It’s been five years since the first GTC was launched, so you can imagine the amount of new technology and sophistication instilled into every aspect of the vehicle. The formula begins with a 6-liter, twin-turbocharged W12 engine with 567 horsepower and 516 lb.-ft. of torque available up to 2000 rpm. W.O. Bentley came from a railroad engineering background and preferred powerful, high capacity and unstressed engines. Today, the company is still keen in keeping with this philosophy, though an 8-cylinder will soon be on the way, affording Bentley a better marketing position to attract new customers. The GTC’s rapid acceleration capability was evident when we needed to pass several slower moving vehicles on open roads. Like tennis phenomenon Serena Williams, the engine to vehicle size combination is utterly powerful, quick and a bit intimidating; while also being simultaneously charming and tranquil. It is possible to achieve 11 city and 19 highway mpg in your GTC, which can also operate on ethanol fuel, though mileage will decline somewhat. Full-time AWD is standard, as is the new QuickShift transmission (borrowed from Bentley’s Supersports models) that allows for double downshifts. Track width has been increased and available 21” wheels added to empower the GTC with a dominant stance. A programmable air suspension and adjustable springs (comfort or sport) allows the driver to manipulate the vehicle’s ride quality to his or her liking. Additionally, the torque split has been altered from the traditional 50:50 to 40:60 front to rear for more performance oriented acceleration. Top speed is set at 195 mph and 0 to 60 mph clicks off in 4.5 seconds — similar numbers to some of your favorite two-door sports cars!
Overall, the 5,501pound GTC is 150 pounds lighter, 3/10s of a second faster and structurally stiffer than its predecessor. Its lines are more distinctive and flowing, including a new front fascia. My favorite color combination was the granite grey exterior and merlot soft-top (7-bow construction with 3 fabric layers) with a matching leather cabin. It was truly wondrous. The interior offers the availability of 17 various hides and 7 unique veneers. And as Bentley would say, “everything that looks like metal, is metal.” For example the dandy organ stops that control the vents. My experience at Crew gave me a deeper appreciation for the GTC when I sat inside — smelling the leathers, massaging and caressing the polished textures and surfaces throughout. The four-seater luxury convertible is quite comfortable up front due to new seat designs with a massage function and an integrated Neck Warmer. They are also narrower, allowing for additional rear legroom. The back seat spacing is the only aversion that I could find, since it would not be enjoyable for a full size adult to spend a long period of time in.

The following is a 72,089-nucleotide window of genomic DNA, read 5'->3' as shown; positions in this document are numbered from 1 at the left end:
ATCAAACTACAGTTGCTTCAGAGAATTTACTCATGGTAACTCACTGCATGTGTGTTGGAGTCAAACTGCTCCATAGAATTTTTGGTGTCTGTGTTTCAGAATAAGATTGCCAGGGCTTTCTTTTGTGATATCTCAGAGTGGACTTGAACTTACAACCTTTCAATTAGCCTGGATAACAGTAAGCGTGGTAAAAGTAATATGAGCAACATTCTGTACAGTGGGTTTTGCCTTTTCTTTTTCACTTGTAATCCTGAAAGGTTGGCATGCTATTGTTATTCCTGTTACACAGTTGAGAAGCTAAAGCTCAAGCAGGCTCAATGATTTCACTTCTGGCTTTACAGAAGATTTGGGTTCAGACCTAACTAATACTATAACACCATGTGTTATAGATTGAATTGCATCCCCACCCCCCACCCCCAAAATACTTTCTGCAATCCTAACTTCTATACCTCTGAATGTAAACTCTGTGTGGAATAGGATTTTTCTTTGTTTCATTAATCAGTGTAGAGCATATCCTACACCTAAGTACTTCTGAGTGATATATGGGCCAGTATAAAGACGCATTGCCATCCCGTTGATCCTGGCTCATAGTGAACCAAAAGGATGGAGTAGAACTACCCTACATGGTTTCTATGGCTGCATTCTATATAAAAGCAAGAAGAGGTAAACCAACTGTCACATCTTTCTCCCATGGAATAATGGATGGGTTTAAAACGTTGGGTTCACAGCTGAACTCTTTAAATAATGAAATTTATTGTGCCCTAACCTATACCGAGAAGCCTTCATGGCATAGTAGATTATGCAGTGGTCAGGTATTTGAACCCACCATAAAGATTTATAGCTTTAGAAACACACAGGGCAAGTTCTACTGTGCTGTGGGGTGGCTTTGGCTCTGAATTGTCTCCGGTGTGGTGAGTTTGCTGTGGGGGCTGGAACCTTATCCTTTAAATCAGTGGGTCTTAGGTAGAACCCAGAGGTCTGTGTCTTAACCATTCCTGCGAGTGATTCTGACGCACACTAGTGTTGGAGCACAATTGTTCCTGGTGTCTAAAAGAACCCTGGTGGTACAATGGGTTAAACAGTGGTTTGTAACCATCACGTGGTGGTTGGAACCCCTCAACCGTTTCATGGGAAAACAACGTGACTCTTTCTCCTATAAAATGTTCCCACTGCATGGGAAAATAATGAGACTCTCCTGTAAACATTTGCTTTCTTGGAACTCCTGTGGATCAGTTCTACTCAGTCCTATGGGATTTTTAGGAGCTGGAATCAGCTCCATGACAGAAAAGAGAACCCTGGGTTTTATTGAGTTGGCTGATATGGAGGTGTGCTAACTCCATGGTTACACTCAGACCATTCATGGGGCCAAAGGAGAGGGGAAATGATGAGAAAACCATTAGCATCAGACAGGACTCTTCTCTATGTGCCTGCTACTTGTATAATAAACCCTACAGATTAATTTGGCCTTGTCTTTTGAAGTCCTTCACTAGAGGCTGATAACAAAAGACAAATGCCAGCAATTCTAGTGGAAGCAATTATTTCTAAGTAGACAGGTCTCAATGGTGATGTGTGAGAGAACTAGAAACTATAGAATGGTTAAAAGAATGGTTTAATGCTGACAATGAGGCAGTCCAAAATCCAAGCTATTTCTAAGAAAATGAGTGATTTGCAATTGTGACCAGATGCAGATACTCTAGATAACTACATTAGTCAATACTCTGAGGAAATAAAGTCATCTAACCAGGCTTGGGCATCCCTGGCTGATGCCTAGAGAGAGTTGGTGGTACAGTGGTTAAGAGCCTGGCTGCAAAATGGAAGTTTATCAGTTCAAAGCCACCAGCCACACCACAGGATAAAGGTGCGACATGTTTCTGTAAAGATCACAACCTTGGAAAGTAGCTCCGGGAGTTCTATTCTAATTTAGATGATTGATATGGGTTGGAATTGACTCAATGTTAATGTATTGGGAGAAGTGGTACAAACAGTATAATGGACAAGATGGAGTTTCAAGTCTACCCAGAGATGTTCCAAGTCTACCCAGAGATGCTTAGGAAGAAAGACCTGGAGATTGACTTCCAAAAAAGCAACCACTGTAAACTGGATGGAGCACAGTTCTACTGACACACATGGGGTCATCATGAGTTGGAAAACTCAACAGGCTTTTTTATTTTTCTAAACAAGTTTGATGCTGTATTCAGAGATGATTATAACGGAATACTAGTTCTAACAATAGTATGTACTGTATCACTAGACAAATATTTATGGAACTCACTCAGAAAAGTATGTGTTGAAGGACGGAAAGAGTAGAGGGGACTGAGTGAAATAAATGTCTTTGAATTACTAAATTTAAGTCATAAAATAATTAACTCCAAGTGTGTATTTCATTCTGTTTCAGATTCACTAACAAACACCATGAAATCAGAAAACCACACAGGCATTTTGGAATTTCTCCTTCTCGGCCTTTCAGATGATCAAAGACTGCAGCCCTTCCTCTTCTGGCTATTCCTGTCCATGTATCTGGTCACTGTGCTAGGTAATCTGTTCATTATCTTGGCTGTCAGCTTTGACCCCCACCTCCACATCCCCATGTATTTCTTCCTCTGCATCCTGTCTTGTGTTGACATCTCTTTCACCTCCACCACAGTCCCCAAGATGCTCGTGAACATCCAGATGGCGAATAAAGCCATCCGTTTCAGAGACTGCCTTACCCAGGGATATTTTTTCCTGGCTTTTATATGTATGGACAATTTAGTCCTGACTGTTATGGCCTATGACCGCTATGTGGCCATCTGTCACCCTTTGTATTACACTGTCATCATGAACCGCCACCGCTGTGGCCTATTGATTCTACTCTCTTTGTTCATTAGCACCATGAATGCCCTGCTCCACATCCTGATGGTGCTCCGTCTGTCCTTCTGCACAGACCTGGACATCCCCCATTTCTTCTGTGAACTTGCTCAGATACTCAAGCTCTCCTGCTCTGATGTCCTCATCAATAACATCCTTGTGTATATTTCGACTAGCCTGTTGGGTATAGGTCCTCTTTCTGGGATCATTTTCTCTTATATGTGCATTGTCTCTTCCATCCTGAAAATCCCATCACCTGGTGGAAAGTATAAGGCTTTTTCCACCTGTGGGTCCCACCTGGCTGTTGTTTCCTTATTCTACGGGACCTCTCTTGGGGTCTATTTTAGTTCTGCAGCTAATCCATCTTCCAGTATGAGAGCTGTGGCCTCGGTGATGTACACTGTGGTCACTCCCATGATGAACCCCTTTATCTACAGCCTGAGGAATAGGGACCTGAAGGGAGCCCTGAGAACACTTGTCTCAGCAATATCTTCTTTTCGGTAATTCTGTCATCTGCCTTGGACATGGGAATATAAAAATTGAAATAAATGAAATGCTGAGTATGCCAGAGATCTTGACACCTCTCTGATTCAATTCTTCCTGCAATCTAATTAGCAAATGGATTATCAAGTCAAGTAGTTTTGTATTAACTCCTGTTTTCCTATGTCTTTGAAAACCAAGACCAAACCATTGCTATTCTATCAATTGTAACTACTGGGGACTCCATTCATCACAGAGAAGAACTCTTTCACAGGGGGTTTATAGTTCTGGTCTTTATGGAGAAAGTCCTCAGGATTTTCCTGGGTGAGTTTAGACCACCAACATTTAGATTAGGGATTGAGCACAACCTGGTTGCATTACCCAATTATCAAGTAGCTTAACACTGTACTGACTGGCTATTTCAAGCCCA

There was little enjoyable music on the Croatian radio stations, so I plugged in my iPhone and let the base vibrate through the high-end Naim audio system. A convertible must have powerful sounds and this one does, employing defense technology utilized for helicopter sound deadening. Not only that, but the 8” navigation touchscreen is enhanced by Google Earth, so there was no chance of becoming lost in a foreign country. I was quite amazed at the detailed graphics. The second set of “turn by turn” instructions that appear in a micro window over the comforting steering wheel is a definite plus. All of the vehicle’s key operations may be set-up by touch on the new screen. It’s good to see Bentley advancing into the world of connectivity which seemed to be previously ignored by the iconic British motoring company. Perhaps their Mulsanne Executive Interior Concept with its video conferencing, multiple iPads and Mac Mini is the ultimate link to modern connectivity.
Back on the road, time is moving slowly as I take in the beauty of the region and the exquisiteness of the GTC. The strong wind and fresh air infuses my thought processes. If I were to deliver a discourse on the new Continental GTC, it would go something like this. “The Winged B: Its immense merits are sure to leave an inspirational imprint on the entire luxury market. Simply put, it is fluent in excellence.” Sadly, it is now time to board our jet home. Until we meet again.